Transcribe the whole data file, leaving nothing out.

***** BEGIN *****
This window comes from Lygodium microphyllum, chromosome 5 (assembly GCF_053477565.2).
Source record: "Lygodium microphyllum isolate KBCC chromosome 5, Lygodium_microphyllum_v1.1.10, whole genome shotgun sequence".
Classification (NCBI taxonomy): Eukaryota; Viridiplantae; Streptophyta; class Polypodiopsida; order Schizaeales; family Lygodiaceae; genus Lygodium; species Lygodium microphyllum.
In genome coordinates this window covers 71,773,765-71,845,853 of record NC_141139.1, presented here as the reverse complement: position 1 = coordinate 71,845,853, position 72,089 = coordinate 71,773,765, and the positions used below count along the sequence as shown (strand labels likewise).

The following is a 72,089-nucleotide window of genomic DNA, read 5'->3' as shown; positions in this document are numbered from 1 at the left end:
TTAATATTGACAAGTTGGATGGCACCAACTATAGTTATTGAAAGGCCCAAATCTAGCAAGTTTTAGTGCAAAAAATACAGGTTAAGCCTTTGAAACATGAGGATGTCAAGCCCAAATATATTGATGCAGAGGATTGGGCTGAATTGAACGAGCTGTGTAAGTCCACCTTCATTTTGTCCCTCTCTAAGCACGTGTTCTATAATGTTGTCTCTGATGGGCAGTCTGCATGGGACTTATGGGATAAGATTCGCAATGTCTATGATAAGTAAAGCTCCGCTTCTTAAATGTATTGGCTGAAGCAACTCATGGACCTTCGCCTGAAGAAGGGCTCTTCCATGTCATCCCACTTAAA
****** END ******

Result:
This window comes from Lygodium microphyllum, chromosome 5 (assembly GCF_053477565.2).
Source record: "Lygodium microphyllum isolate KBCC chromosome 5, Lygodium_microphyllum_v1.1.10, whole genome shotgun sequence".
Classification (NCBI taxonomy): Eukaryota; Viridiplantae; Streptophyta; class Polypodiopsida; order Schizaeales; family Lygodiaceae; genus Lygodium; species Lygodium microphyllum.
In genome coordinates this window covers 71,773,765-71,845,853 of record NC_141139.1, presented here as the reverse complement: position 1 = coordinate 71,845,853, position 72,089 = coordinate 71,773,765, and the positions used below count along the sequence as shown (strand labels likewise).

The following is a 72,089-nucleotide window of genomic DNA, read 5'->3' as shown; positions in this document are numbered from 1 at the left end:
TTAATATTGACAAGTTGGATGGCACCAACTATAGTTATTGAAAGGCCCAAATCTAGCAAGTTTTAGTGCAAAAAATACAGGTTAAGCCTTTGAAACATGAGGATGTCAAGCCCAAATATATTGATGCAGAGGATTGGGCTGAATTGAACGAGCTGTGTAAGTCCACCTTCATTTTGTCCCTCTCTAAGCACGTGTTCTATAATGTTGTCTCTGATGGGCAGTCTGCATGGGACTTATGGGATAAGATTCGCAATGTCTATGATAAGTAAAGCTCCGCTTCTTAAATGTATTGGCTGAAGCAACTCATGGACCTTCGCCTGAAGAAGGGCTCTTCCATGTCATCCCACTTAAA